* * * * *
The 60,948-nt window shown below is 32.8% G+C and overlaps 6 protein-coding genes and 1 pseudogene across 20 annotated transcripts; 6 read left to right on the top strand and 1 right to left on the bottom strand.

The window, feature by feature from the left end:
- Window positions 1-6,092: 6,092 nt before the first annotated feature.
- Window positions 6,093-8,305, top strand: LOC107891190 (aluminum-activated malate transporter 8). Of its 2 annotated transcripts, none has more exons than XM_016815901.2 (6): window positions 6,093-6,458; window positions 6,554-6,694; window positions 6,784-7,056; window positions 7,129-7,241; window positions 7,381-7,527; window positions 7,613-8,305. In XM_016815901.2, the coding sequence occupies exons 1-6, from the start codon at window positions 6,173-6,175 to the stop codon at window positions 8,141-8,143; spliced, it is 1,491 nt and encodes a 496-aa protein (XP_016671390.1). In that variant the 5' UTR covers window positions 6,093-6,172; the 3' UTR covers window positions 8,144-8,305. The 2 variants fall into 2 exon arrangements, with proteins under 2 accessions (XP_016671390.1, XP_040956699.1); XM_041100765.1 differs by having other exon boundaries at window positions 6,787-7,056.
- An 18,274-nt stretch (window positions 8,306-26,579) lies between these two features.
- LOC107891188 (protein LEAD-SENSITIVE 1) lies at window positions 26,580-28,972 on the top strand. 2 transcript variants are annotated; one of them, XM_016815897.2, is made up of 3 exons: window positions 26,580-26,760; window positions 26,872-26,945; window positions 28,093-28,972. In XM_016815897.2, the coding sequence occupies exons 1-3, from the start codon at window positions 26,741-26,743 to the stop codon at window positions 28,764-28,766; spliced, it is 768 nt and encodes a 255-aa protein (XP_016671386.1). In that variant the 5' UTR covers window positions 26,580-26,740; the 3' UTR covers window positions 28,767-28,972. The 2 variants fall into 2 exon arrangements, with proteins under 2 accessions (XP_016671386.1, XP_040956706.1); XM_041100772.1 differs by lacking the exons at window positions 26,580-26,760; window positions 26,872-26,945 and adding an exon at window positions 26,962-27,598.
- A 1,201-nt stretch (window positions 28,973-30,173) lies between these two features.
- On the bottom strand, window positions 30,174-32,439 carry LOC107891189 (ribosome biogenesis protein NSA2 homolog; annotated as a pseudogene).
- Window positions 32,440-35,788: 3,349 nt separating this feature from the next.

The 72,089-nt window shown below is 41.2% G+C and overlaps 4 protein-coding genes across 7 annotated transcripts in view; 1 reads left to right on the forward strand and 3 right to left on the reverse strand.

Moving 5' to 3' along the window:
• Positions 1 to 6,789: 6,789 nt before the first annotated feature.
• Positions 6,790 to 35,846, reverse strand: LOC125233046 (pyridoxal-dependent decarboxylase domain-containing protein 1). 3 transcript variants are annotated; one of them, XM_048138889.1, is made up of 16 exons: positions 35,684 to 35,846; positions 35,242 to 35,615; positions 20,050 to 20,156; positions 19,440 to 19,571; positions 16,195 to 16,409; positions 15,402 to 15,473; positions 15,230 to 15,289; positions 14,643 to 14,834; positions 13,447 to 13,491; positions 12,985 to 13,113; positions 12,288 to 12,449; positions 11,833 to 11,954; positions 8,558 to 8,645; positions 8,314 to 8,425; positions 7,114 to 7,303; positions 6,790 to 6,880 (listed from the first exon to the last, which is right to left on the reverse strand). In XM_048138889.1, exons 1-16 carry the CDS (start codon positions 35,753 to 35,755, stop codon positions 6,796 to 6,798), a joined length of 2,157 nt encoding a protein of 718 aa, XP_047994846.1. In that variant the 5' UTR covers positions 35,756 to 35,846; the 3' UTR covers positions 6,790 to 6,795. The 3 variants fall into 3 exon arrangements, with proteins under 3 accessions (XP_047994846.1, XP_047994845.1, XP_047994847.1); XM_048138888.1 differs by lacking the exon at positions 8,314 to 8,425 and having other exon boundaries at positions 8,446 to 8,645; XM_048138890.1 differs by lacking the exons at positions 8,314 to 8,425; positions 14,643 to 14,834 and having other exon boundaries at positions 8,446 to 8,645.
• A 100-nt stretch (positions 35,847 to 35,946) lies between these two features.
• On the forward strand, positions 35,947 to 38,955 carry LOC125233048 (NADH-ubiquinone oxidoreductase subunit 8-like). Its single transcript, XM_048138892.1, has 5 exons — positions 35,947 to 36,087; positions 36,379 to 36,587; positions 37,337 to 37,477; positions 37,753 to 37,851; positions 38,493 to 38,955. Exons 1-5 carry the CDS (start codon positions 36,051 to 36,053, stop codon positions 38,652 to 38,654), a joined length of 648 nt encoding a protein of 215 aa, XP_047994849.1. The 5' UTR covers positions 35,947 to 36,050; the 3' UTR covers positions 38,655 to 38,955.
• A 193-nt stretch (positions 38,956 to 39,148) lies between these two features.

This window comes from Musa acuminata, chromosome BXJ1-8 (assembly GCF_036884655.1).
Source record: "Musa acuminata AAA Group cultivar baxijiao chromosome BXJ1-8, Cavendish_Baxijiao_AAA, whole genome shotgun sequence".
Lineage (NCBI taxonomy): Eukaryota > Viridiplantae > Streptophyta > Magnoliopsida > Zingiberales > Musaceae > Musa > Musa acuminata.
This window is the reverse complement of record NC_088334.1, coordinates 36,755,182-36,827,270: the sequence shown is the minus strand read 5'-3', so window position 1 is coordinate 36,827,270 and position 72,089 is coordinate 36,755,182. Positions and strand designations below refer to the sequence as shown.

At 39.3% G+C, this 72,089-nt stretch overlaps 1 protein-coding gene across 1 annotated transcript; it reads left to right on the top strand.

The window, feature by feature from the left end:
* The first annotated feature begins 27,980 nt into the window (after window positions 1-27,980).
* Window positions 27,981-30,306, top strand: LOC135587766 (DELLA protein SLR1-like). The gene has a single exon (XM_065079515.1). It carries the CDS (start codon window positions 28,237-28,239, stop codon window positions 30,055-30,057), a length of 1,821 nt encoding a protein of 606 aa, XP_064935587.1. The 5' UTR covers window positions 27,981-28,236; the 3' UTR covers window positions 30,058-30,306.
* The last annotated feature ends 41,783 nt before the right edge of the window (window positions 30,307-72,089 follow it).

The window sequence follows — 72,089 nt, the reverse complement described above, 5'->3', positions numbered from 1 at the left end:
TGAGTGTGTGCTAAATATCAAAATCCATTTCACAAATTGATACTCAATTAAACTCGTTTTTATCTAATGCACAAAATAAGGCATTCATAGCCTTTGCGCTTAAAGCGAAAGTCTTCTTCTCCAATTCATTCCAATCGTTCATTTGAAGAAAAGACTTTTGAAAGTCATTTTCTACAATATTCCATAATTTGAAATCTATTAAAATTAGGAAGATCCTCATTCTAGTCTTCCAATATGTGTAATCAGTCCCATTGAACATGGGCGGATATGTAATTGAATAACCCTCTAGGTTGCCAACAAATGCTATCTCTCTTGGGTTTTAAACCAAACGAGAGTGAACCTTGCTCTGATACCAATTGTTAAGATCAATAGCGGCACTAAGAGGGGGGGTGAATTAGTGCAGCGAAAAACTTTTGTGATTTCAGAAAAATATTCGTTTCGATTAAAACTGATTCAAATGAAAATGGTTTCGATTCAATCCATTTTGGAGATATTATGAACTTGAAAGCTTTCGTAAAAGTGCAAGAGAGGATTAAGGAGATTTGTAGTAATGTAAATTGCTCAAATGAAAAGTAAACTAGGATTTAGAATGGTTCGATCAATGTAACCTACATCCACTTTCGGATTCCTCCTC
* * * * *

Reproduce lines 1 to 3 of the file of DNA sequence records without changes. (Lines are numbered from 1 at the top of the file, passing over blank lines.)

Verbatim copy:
The 60,948-nt window shown below is 32.8% G+C and overlaps 6 protein-coding genes and 1 pseudogene across 20 annotated transcripts; 6 read left to right on the top strand and 1 right to left on the bottom strand.

The window, feature by feature from the left end:
- Window positions 1-6,092: 6,092 nt before the first annotated feature.